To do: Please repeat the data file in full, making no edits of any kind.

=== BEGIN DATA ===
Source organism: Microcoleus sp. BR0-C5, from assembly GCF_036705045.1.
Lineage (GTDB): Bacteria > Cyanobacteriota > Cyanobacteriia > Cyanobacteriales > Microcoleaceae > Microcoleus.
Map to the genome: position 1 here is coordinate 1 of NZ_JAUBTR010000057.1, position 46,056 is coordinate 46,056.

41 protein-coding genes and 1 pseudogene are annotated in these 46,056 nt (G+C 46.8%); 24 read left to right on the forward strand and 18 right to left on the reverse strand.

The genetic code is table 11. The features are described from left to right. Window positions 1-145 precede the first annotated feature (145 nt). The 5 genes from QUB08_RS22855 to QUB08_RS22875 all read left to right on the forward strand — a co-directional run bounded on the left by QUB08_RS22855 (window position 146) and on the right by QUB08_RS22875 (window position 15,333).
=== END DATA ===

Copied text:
Source organism: Microcoleus sp. BR0-C5, from assembly GCF_036705045.1.
Lineage (GTDB): Bacteria > Cyanobacteriota > Cyanobacteriia > Cyanobacteriales > Microcoleaceae > Microcoleus.
Map to the genome: position 1 here is coordinate 1 of NZ_JAUBTR010000057.1, position 46,056 is coordinate 46,056.

41 protein-coding genes and 1 pseudogene are annotated in these 46,056 nt (G+C 46.8%); 24 read left to right on the forward strand and 18 right to left on the reverse strand.

The genetic code is table 11. The features are described from left to right. Window positions 1-145 precede the first annotated feature (145 nt). The 5 genes from QUB08_RS22855 to QUB08_RS22875 all read left to right on the forward strand — a co-directional run bounded on the left by QUB08_RS22855 (window position 146) and on the right by QUB08_RS22875 (window position 15,333).